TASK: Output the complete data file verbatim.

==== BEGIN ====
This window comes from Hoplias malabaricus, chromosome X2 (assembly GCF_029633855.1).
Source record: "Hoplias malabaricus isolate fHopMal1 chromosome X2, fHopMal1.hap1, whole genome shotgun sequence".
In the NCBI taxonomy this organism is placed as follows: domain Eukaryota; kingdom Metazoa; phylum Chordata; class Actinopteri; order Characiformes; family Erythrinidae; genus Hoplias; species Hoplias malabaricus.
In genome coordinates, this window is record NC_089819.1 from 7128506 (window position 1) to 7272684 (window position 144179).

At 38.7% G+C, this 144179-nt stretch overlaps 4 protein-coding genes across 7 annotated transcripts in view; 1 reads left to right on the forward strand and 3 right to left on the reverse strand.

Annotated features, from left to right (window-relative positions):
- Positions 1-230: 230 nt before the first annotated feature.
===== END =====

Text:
This window comes from Hoplias malabaricus, chromosome X2 (assembly GCF_029633855.1).
Source record: "Hoplias malabaricus isolate fHopMal1 chromosome X2, fHopMal1.hap1, whole genome shotgun sequence".
In the NCBI taxonomy this organism is placed as follows: domain Eukaryota; kingdom Metazoa; phylum Chordata; class Actinopteri; order Characiformes; family Erythrinidae; genus Hoplias; species Hoplias malabaricus.
In genome coordinates, this window is record NC_089819.1 from 7128506 (window position 1) to 7272684 (window position 144179).

At 38.7% G+C, this 144179-nt stretch overlaps 4 protein-coding genes across 7 annotated transcripts in view; 1 reads left to right on the forward strand and 3 right to left on the reverse strand.

Annotated features, from left to right (window-relative positions):
- Positions 1-230: 230 nt before the first annotated feature.